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Field sobriety tests are used by police officers to determine if a driver may be impaired. While field sobriety tests are one tool used by police officers, they are not the only, or the most effective, way to determine if someone has been drinking enough for their blood alcohol to be .08%, the official designation for driving under the influence.
Field sobriety tests are limited in their effectiveness in several ways. The tests must be completed exactly as developed in order for the police officer to get accurate data. Given that the officer may be conducting the test during bad weather, along a busy or dark stretch of road, or any other variables that make the tests a challenge, it can be difficult to trust the test results. In addition, some individuals will have issues completing these tests even while sober. Individuals who are overweight, have certain health problems or injuries, or are 65 or older may not perform well on field sobriety tests regardless of whether or not they have been drinking.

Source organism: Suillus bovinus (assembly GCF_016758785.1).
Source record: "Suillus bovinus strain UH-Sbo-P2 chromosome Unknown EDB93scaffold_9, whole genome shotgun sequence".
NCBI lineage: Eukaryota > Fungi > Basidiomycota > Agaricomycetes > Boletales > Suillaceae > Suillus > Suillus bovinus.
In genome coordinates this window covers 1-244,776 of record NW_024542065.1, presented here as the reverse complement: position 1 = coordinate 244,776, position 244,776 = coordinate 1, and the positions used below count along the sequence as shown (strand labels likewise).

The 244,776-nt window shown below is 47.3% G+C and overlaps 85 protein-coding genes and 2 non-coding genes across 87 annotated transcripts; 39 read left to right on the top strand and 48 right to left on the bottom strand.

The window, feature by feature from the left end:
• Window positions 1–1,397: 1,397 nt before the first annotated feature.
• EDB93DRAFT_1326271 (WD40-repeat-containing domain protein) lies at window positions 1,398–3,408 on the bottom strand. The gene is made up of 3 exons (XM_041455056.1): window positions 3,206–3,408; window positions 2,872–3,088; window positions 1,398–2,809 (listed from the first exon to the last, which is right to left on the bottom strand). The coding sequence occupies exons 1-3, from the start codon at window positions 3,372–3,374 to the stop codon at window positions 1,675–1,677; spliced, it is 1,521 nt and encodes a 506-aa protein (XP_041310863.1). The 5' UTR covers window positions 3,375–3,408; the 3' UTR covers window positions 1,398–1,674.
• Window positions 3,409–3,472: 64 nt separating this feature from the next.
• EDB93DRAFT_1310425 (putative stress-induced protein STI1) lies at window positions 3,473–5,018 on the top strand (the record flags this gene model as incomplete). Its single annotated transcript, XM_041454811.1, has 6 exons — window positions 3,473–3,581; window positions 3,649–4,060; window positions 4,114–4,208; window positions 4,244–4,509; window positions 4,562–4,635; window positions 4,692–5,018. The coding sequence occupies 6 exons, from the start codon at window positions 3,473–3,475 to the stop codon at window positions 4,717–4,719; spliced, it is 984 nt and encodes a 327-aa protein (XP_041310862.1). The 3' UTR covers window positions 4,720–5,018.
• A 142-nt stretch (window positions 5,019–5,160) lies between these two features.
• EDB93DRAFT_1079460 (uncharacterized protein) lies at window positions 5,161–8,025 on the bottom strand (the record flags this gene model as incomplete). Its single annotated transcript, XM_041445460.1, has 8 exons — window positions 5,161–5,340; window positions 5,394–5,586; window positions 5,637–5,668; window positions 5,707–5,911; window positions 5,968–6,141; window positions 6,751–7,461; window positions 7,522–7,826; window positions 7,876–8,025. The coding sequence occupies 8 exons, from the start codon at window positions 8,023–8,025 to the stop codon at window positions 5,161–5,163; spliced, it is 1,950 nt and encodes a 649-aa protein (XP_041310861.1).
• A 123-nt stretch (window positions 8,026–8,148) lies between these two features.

The purpose of field sobriety tests is to determine how an individual performs in a divided attention state, which is generally an indicator of how they would also perform while operating an automobile. The National Highway Traffic Safety Administration has validated three particular field sobriety tests for use by police officers. These are the horizontal gaze nystagmus test, which involves following an object with your eyes while it is being moved by the police officer, the walk and turn test, and the one-leg stand. Other field sobriety tests, such as touching your finger to your nose, reciting the alphabet and counting backwards are not validated as effective field sobriety test methods.
An individual who fails a field sobriety test will typically be taken into the police station for further testing. Officers will use a breath or blood test to accurately determine the level of alcohol in the individual’s blood. While failing a field test is not a positive determination that someone has been drinking, it is considered probable cause that allows the officer to pursue further testing.